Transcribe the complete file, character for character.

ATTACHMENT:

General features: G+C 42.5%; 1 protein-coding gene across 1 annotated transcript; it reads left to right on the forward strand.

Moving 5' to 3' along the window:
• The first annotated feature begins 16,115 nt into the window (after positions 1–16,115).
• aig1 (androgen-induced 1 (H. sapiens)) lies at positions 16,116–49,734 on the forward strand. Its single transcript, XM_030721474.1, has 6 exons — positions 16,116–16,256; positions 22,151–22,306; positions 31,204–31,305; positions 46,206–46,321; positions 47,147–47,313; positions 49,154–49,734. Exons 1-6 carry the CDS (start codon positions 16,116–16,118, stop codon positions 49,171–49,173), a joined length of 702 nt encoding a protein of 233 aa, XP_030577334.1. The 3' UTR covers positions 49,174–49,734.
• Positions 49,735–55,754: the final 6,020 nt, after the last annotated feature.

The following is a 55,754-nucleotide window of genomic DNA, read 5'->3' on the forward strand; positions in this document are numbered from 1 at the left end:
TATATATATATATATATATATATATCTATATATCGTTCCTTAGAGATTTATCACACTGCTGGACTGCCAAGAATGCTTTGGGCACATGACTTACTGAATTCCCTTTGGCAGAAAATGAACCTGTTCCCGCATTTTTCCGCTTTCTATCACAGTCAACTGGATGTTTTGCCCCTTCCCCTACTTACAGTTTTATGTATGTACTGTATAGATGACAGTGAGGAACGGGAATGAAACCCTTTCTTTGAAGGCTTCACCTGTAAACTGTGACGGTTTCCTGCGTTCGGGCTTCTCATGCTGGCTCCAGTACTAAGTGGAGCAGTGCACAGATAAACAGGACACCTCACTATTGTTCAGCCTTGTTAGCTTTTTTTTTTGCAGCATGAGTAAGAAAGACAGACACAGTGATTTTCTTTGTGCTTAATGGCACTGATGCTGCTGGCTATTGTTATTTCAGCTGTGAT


General features: G+C 42.5%; 1 protein-coding gene across 1 annotated transcript; it reads left to right on the forward strand.

Moving 5' to 3' along the window:
• The first annotated feature begins 16,115 nt into the window (after positions 1–16,115).
• aig1 (androgen-induced 1 (H. sapiens)) lies at positions 16,116–49,734 on the forward strand. Its single transcript, XM_030721474.1, has 6 exons — positions 16,116–16,256; positions 22,151–22,306; positions 31,204–31,305; positions 46,206–46,321; positions 47,147–47,313; positions 49,154–49,734. Exons 1-6 carry the CDS (start codon positions 16,116–16,118, stop codon positions 49,171–49,173), a joined length of 702 nt encoding a protein of 233 aa, XP_030577334.1. The 3' UTR covers positions 49,174–49,734.
• Positions 49,735–55,754: the final 6,020 nt, after the last annotated feature.

The following is a 55,754-nucleotide window of genomic DNA, read 5'->3' on the forward strand; positions in this document are numbered from 1 at the left end:
TATATATATATATATATATATATATCTATATATCGTTCCTTAGAGATTTATCACACTGCTGGACTGCCAAGAATGCTTTGGGCACATGACTTACTGAATTCCCTTTGGCAGAAAATGAACCTGTTCCCGCATTTTTCCGCTTTCTATCACAGTCAACTGGATGTTTTGCCCCTTCCCCTACTTACAGTTTTATGTATGTACTGTATAGATGACAGTGAGGAACGGGAATGAAACCCTTTCTTTGAAGGCTTCACCTGTAAACTGTGACGGTTTCCTGCGTTCGGGCTTCTCATGCTGGCTCCAGTACTAAGTGGAGCAGTGCACAGATAAACAGGACACCTCACTATTGTTCAGCCTTGTTAGCTTTTTTTTTTGCAGCATGAGTAAGAAAGACAGACACAGTGATTTTCTTTGTGCTTAATGGCACTGATGCTGCTGGCTATTGTTATTTCAGCTGTGAT